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Republican Leaders Want To Compel AG To Share His Legal Opinions, With Or Without Governor's Consent

Julia Ritchey
Speaker Greg Hughes addresses the Utah House on Jan. 22.

Utah House Republican leaders are asserting their powers amid an ongoing dispute with the executive branch over last year's special congressional election.

Lawmakers are pushing a new bill (H.B. 198) that will compel the attorney general to provide his legal opinion to them, even over the objection of the governor.

The proposal is aimed squarely at Gov. Gary Herbert, who blocked his Attorney General Sean Reyes from giving lawmakers an opinion last year on whether Herbert was within his authority to arrange the rules for the 3rd Congressional District's special election. Herbert claimed doing so would violate attorney-client privilege.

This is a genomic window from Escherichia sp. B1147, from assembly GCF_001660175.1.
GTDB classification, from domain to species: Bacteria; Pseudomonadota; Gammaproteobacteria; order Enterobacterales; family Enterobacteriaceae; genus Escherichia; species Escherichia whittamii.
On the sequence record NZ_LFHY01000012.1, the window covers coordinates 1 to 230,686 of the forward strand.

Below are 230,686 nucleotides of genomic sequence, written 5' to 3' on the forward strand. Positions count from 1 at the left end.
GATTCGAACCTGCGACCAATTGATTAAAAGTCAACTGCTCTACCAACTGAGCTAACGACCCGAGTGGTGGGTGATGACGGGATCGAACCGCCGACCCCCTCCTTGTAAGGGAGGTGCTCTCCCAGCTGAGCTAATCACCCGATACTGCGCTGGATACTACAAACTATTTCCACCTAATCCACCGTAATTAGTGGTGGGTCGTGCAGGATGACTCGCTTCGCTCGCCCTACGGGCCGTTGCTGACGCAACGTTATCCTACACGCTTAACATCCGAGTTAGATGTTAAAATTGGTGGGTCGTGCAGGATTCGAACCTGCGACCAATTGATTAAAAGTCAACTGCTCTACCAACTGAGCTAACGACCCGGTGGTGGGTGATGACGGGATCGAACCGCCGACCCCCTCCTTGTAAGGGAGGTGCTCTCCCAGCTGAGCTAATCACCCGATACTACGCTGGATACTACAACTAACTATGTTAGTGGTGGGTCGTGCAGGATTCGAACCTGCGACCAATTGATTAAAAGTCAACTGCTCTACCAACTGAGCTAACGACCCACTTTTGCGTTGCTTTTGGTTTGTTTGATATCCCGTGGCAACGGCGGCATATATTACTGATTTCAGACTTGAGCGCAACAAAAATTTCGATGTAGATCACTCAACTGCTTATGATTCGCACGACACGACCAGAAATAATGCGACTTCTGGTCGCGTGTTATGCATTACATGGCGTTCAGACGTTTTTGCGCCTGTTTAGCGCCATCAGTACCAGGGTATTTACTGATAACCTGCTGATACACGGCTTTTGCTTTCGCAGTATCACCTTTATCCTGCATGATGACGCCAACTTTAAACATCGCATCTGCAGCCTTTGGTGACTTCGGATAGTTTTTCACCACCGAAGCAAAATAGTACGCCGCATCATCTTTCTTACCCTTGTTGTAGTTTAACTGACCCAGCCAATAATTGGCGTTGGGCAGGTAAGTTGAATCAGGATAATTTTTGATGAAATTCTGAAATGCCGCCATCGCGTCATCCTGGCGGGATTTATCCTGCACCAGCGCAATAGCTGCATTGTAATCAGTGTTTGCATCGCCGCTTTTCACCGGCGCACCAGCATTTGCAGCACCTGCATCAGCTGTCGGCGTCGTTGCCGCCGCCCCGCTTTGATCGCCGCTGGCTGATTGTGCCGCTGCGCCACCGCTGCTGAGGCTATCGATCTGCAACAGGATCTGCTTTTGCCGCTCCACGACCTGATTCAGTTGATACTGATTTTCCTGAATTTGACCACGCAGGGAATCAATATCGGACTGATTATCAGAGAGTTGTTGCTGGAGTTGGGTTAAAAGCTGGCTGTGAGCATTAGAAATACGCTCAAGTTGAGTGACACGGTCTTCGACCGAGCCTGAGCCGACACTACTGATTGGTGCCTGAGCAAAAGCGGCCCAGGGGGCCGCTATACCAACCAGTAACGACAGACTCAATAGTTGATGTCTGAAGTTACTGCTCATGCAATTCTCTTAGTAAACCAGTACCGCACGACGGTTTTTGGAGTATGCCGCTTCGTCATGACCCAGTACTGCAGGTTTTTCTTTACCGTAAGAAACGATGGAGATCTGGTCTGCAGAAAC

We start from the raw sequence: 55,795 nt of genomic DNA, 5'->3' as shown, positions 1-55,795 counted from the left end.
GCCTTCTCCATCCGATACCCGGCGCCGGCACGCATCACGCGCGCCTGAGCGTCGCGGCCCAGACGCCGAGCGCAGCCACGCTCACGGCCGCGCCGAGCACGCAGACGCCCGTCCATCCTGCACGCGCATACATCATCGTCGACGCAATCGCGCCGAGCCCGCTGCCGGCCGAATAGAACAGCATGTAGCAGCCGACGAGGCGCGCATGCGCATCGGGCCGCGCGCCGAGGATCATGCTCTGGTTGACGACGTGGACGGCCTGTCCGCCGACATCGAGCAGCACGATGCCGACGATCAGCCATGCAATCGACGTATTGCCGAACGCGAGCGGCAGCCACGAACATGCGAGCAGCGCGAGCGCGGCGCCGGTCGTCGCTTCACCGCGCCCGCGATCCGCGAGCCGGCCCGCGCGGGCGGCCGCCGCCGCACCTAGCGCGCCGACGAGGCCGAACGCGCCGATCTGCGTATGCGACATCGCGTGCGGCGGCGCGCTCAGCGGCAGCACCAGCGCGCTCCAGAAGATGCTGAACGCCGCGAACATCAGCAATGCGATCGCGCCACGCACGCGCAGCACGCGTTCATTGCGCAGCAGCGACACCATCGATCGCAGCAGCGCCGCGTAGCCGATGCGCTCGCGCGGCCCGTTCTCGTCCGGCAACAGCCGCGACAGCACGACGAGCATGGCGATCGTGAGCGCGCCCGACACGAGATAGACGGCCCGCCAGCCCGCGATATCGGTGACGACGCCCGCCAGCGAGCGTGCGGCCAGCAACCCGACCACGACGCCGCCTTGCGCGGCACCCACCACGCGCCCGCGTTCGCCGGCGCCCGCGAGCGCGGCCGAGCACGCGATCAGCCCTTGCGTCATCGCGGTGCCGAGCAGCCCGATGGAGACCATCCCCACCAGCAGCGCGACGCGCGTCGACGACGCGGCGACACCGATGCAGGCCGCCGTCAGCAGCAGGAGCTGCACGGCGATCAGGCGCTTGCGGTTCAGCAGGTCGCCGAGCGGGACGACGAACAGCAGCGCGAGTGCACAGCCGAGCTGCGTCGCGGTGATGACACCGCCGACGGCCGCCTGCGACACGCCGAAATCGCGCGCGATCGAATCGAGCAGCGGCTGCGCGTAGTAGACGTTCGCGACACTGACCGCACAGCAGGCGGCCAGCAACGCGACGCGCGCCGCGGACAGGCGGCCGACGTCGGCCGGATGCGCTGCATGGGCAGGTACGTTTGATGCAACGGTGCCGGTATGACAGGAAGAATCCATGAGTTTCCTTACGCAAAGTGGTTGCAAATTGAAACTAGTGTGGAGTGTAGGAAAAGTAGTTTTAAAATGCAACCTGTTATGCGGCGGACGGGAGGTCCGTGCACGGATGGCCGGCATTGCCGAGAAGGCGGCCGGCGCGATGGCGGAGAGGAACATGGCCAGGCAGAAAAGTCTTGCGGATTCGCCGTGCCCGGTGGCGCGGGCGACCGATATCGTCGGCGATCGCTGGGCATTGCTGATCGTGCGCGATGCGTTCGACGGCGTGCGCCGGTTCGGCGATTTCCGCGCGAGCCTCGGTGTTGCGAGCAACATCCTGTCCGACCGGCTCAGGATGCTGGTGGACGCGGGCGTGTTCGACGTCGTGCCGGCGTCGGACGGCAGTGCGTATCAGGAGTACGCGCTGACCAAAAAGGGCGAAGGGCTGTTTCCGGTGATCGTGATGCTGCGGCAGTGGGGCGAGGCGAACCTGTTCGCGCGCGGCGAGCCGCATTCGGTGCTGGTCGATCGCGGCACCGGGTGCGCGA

Lawmakers wanted Herbert to call them into a special session to make the rules for the election after former Congressman Jason Chaffetz announced he was resigning early.

In an interview last month, House Speaker Greg Hughes said spelling out separation of powers between the legislative and executive branches was a top priority for him this year.

"Remember, that short session, we don't want anyone to think we're a part-time branch," he said. "We're a full-time branch, we just have a part time legislative service and session."

Hughes has also hinted at a constitutional amendment that would allow the Legislature to call itself into a special session.

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